Don’t compare pro-choice to pro-slavery

For New Pittsburgh Courier

Education Secretary Betsy DeVos was wrong to compare the choice to have an abortion with the choice to own slaves at an event hosted Jan. 23 by a Christian college.

She made her remarks at a dinner sponsored by Colorado Christian University at the Museum of the Bible in the District of Columbia. The event was closed to the press but attended by a reporter from the Colorado Times Recorder, who first reported DeVos’s comments.

The education secretary said the abortion debate reminded her of President Abraham Lincoln, who led the fight to preserve the United States and stamp out slavery in the South.

“He too contended with the ‘pro-choice’ arguments of his day,” she said. “They suggested that a state’s ‘choice’ to be slave or to be free had no moral question in it.”

She said Lincoln “reminded those pro-choicers” that most Americans viewed slavery as a “vast moral evil.”

“Lincoln was right about slavery ‘choice’ then, and he would be right about the life ‘choice’ today,” she said. “Freedom is not about doing what we want. Freedom is about having the right to do what we ought.”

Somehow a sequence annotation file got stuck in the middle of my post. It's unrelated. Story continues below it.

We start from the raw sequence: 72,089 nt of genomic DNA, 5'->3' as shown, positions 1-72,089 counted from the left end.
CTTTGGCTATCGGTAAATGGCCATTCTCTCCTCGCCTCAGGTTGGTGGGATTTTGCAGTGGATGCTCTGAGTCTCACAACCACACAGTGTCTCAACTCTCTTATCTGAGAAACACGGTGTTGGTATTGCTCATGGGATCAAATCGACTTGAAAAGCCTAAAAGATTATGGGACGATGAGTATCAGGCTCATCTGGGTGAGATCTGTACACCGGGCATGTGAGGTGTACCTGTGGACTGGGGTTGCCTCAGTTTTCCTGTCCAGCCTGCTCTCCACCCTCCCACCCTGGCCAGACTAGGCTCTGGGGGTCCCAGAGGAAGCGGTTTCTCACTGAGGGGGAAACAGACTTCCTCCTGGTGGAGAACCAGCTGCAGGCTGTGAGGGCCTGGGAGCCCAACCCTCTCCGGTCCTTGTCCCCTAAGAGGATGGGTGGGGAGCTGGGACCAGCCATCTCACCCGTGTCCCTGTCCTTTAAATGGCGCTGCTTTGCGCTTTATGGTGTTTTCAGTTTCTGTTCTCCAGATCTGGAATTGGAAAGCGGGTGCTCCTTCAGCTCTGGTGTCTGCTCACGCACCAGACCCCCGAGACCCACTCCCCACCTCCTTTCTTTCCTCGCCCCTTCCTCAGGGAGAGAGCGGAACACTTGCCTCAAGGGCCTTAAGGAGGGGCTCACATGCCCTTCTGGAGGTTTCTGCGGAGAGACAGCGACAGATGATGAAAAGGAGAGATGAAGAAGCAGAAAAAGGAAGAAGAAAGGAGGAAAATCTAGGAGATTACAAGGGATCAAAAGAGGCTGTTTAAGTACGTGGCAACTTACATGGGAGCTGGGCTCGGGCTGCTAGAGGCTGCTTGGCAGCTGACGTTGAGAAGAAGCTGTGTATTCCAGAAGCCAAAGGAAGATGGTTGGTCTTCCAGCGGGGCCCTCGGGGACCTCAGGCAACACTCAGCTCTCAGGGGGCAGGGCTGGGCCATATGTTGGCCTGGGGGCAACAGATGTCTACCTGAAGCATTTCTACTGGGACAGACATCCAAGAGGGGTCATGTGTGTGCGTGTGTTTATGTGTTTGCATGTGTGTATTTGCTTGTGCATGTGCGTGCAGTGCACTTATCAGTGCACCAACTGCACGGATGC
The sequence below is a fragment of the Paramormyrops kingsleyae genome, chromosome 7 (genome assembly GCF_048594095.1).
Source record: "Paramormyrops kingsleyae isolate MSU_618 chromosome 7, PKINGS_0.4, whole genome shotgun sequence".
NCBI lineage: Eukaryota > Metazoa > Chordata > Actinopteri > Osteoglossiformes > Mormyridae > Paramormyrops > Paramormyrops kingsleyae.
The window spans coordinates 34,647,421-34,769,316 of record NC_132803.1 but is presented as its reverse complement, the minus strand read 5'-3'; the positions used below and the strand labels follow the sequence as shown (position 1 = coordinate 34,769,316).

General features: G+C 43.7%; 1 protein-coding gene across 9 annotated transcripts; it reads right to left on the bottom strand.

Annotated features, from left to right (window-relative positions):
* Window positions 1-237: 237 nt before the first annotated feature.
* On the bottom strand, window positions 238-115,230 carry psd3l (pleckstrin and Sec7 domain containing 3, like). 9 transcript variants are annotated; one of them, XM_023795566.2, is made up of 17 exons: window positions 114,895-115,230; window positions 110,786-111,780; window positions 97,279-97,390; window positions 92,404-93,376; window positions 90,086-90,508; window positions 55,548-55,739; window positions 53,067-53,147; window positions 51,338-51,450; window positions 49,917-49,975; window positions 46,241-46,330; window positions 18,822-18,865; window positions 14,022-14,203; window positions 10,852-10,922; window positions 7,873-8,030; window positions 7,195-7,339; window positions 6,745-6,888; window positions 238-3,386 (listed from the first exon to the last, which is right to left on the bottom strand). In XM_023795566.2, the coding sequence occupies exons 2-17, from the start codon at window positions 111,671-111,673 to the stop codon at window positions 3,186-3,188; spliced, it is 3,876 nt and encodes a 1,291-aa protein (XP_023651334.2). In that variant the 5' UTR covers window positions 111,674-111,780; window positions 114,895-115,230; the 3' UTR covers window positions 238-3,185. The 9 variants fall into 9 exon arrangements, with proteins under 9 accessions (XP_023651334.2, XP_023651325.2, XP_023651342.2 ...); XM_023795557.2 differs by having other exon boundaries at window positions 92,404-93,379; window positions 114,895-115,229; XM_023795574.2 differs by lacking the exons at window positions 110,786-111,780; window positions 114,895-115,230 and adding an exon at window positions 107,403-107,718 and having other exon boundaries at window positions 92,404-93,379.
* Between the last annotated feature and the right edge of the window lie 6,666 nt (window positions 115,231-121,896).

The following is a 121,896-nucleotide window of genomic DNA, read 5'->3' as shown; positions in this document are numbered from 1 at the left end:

Rep. Ayanna Pressley (D-Mass.) was right to challenge DeVos’s false assertions.

“As a Black woman & the Chair of the abortion access task force, I invite you to come by the Hill and say this to my face,” she wrote on Twitter. “Would welcome the opportunity to educate you.”

DeVos’s comments appear to be aimed at helping to fuel support from Christian conservatives who are an important part of President Donald Trump’s base. On Jan. 24, Trump became the first president to speak at the annual anti-abortion March for Life.

In her remarks, DeVos touted the Trump administration’s work to advance anti-abortion policies, including putting two conservative-leaning Supreme Court justices on the bench, and said she hopes to make abortion not just unconstitutional but “unthinkable.”

DeVos is not the first and probably not the last political figure to incorrectly use the slavery metaphor to help support their argument on abortion. Unfortunately, this type of rhetoric has been used for decades.

Still, it’s wrong for both anti-abortion and pro-choice advocates to use slave metaphors in their arguments for or against legal abortion.

DeVos showed remarkable ignorance and incredible insensitivity in comparing abortion, a difficult choice that many women make that is protected by the U.S. Constitution, to the evil of slavery. It is offensive to place those who support legalized abortion rights on the same moral level with those who backed slavery.

(Reprinted from the Philadelphia Tribune)

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